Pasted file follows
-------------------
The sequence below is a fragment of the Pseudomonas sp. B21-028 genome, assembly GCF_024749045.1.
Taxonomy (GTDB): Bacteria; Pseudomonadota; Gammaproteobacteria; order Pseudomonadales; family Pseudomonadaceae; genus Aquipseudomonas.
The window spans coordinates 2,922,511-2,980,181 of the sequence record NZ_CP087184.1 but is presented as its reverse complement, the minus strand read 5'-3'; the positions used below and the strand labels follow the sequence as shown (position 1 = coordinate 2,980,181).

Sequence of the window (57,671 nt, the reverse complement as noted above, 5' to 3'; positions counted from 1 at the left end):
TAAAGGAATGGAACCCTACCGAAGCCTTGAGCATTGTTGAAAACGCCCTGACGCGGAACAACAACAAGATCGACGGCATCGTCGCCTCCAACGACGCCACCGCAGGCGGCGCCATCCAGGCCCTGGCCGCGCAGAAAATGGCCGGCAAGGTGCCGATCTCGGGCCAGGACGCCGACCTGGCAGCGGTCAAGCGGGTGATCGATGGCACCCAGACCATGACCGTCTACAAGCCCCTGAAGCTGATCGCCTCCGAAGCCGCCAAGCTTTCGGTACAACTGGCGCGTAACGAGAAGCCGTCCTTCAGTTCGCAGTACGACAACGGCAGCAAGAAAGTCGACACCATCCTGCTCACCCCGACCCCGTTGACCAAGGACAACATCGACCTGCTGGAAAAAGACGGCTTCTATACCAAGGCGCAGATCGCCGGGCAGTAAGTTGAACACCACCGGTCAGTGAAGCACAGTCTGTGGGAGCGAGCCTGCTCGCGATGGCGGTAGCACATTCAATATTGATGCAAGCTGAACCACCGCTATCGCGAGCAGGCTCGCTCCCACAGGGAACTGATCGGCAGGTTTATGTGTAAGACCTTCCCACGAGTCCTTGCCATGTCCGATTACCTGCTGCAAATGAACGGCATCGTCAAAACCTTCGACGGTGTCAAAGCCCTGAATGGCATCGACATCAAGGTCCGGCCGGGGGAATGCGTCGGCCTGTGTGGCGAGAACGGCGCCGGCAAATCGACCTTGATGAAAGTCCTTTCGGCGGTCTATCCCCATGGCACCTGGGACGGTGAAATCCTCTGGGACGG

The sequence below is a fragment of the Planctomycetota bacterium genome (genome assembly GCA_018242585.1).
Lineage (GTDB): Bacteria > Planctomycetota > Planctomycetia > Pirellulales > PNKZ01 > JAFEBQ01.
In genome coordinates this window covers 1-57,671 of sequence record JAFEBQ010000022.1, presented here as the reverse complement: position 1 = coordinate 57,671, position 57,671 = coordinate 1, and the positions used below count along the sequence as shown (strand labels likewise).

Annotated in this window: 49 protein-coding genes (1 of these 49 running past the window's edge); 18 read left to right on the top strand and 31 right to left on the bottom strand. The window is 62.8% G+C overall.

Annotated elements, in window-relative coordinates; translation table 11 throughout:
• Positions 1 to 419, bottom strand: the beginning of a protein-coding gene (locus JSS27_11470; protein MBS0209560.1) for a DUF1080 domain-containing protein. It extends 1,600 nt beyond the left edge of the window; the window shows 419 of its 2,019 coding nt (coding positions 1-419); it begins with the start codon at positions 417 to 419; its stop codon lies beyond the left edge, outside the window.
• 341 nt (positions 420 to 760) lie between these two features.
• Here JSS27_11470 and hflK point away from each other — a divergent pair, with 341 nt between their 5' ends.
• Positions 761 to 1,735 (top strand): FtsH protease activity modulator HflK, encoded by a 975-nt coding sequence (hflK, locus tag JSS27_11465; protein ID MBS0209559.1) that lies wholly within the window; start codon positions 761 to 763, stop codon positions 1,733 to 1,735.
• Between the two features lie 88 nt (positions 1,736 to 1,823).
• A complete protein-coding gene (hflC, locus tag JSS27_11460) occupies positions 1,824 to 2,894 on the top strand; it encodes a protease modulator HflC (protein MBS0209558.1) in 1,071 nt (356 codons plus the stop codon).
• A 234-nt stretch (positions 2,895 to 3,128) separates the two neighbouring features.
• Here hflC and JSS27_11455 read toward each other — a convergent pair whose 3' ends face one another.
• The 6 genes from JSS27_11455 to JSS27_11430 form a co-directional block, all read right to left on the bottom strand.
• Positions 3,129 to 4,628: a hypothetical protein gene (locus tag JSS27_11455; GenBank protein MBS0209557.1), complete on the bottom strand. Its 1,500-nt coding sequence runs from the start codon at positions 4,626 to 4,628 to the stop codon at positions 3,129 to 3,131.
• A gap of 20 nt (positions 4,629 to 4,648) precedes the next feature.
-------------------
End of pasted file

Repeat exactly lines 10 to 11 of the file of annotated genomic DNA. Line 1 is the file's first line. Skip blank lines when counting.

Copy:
Annotated elements, in window-relative coordinates; translation table 11 throughout:
• Positions 1 to 419, bottom strand: the beginning of a protein-coding gene (locus JSS27_11470; protein MBS0209560.1) for a DUF1080 domain-containing protein. It extends 1,600 nt beyond the left edge of the window; the window shows 419 of its 2,019 coding nt (coding positions 1-419); it begins with the start codon at positions 417 to 419; its stop codon lies beyond the left edge, outside the window.